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2019 March
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Car and Driver: Lyft and GM to Test Autonomous Chevy Bolts on Public Roads Within 12 Months

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2017-Chevrolet-Bolt-powertrain-107-876x535
-If you use the ride-hailing app Lyft, you might soon find that the pink-mustache-wearing car that comes to pick you up is a self-driving electric Chevy Bolt—provided you’re in the yet-unnamed city where Lyft and GM plan to begin public road testing of autonomous cars.

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That’s the word from The Wall Street Journal, which reports that GM and Lyft have agreed to begin testing self-driving cars on public roads within the next year. While the location of the testing program has not yet been confirmed, Lyft insiders tell WSJ that customers will be able to opt in (or out) of the self-driving test program when hailing a ride through the app.

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And don’t worry: WSJ reports that the first batch of autonomous test cars will still have a human in the driver’s seat, to take control in case anything goes awry (and, assumedly, to satisfy the legal requirements of the jurisdiction where the test will take place).

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The self-driving test will use a fleet of Chevy Bolts, GM’s upcoming all-electric car promising 200 miles of range and a sub-$30,000 price after rebates. The Bolt is scheduled to go on sale late this year.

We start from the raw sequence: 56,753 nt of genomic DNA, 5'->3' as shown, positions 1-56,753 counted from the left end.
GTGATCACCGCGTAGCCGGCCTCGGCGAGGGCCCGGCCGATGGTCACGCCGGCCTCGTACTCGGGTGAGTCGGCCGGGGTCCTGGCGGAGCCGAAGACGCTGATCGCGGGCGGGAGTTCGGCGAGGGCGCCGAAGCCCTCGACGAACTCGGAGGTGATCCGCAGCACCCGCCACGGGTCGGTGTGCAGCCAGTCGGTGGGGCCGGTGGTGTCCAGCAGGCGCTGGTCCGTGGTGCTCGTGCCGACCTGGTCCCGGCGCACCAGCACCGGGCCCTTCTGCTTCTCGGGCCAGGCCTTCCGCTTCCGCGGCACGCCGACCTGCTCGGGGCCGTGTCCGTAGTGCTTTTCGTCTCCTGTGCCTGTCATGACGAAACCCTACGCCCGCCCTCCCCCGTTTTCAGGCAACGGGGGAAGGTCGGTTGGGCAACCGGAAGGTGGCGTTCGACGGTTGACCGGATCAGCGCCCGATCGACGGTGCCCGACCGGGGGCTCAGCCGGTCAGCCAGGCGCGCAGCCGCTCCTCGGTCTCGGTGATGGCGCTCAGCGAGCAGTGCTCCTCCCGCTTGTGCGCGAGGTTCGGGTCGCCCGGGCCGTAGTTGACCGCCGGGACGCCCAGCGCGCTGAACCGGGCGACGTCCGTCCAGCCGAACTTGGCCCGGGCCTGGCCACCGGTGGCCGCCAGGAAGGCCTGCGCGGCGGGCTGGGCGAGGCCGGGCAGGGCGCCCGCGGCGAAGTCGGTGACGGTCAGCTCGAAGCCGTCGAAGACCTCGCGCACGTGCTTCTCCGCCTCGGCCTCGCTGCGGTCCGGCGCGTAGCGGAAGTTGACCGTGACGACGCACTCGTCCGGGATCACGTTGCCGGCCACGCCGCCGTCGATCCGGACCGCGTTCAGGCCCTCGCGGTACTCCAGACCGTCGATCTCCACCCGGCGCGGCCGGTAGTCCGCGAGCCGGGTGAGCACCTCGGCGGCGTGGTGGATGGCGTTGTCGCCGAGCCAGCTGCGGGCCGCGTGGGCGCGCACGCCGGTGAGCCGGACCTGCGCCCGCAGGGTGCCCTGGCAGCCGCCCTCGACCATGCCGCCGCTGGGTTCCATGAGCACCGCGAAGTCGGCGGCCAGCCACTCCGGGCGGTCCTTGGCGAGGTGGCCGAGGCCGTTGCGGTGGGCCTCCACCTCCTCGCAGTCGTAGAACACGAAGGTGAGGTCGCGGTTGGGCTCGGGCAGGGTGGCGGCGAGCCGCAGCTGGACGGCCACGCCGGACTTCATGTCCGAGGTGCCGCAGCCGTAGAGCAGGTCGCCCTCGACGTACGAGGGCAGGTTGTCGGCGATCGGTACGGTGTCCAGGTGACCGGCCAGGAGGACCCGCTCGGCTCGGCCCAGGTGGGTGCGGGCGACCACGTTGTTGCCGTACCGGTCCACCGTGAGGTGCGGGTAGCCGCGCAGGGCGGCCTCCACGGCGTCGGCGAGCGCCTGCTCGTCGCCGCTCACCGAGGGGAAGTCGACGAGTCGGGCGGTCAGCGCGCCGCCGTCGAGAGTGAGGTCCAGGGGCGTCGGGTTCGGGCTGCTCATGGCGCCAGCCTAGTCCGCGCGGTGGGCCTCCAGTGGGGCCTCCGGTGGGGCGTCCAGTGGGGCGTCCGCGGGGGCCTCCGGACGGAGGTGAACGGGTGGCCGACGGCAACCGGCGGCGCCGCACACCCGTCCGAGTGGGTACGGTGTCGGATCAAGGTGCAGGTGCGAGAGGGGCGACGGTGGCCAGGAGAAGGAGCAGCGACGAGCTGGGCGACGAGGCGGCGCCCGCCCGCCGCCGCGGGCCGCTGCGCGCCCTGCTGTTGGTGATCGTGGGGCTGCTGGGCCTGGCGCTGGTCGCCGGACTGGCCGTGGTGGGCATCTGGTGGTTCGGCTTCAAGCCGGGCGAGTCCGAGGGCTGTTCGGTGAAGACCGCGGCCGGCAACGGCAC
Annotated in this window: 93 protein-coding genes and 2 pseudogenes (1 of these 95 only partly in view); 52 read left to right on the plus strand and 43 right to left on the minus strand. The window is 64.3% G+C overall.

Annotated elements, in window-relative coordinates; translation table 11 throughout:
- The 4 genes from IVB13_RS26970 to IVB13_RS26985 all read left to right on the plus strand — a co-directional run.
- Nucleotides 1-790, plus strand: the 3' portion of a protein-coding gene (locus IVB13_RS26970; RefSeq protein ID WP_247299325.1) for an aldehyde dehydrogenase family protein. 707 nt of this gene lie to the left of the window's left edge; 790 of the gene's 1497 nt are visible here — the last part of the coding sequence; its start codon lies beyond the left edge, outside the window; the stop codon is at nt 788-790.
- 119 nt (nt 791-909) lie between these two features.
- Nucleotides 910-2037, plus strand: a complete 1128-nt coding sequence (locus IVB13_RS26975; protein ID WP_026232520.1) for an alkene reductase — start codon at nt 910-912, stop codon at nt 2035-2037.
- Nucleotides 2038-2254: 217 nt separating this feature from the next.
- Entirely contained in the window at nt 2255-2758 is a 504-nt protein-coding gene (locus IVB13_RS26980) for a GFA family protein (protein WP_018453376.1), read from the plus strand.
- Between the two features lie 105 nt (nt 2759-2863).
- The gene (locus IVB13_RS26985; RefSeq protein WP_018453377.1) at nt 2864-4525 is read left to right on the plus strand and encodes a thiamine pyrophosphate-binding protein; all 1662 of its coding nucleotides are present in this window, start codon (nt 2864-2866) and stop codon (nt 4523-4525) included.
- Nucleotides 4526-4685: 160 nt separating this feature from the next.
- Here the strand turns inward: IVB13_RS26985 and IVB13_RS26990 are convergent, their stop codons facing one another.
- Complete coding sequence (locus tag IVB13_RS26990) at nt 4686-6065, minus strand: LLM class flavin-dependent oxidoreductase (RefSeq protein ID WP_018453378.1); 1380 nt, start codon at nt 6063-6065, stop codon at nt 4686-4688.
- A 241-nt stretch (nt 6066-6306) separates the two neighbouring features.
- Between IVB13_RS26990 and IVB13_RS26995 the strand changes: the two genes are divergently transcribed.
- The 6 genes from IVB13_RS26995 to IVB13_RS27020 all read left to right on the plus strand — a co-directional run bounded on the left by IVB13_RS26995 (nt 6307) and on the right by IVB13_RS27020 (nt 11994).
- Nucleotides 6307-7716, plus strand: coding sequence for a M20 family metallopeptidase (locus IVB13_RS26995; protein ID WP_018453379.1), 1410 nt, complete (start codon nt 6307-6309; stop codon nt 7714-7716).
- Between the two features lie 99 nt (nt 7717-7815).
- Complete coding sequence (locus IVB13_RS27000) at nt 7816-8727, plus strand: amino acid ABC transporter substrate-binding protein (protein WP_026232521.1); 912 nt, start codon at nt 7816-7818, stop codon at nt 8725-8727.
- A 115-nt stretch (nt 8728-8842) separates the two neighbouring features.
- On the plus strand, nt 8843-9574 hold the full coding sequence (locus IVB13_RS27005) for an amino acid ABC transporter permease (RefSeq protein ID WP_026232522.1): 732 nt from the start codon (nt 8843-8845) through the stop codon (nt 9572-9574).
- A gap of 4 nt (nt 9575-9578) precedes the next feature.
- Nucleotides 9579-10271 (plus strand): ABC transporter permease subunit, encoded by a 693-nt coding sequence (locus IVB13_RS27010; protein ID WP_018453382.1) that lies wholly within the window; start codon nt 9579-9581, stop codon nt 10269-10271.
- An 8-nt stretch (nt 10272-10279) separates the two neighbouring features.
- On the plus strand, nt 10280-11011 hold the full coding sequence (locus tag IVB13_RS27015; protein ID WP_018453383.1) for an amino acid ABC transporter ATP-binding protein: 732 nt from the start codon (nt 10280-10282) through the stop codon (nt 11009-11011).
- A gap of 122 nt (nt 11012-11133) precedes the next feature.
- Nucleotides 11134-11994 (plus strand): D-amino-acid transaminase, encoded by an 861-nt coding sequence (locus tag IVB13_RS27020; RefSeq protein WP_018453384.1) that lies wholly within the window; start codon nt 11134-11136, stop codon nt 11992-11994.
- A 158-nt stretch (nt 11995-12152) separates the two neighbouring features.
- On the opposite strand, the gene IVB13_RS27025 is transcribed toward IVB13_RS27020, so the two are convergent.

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It’s part of a larger push from GM to get into the self-driving trend. Earlier this year, the automaker invested in Lyft to the tune of $500 million to help “create an integrated network of on-demand autonomous vehicles in the U.S.” Separately, GM purchased aftermarket autonomous tech developer Cruise Automation for $1 billion back in March. Cruise Automation’s technology will power the self-driving Bolts used in the Lyft experiment.

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GM hopes to use its Lyft partnership to cultivate a large customer base for the Bolt among Lyft drivers, WSJ reports. Tech/automaker partnerships seem to be the theme this week: Fiat-Chrysler just agreed to supply minivans to Google for self-driving tech development.

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This story originally appeared on Road & Track.

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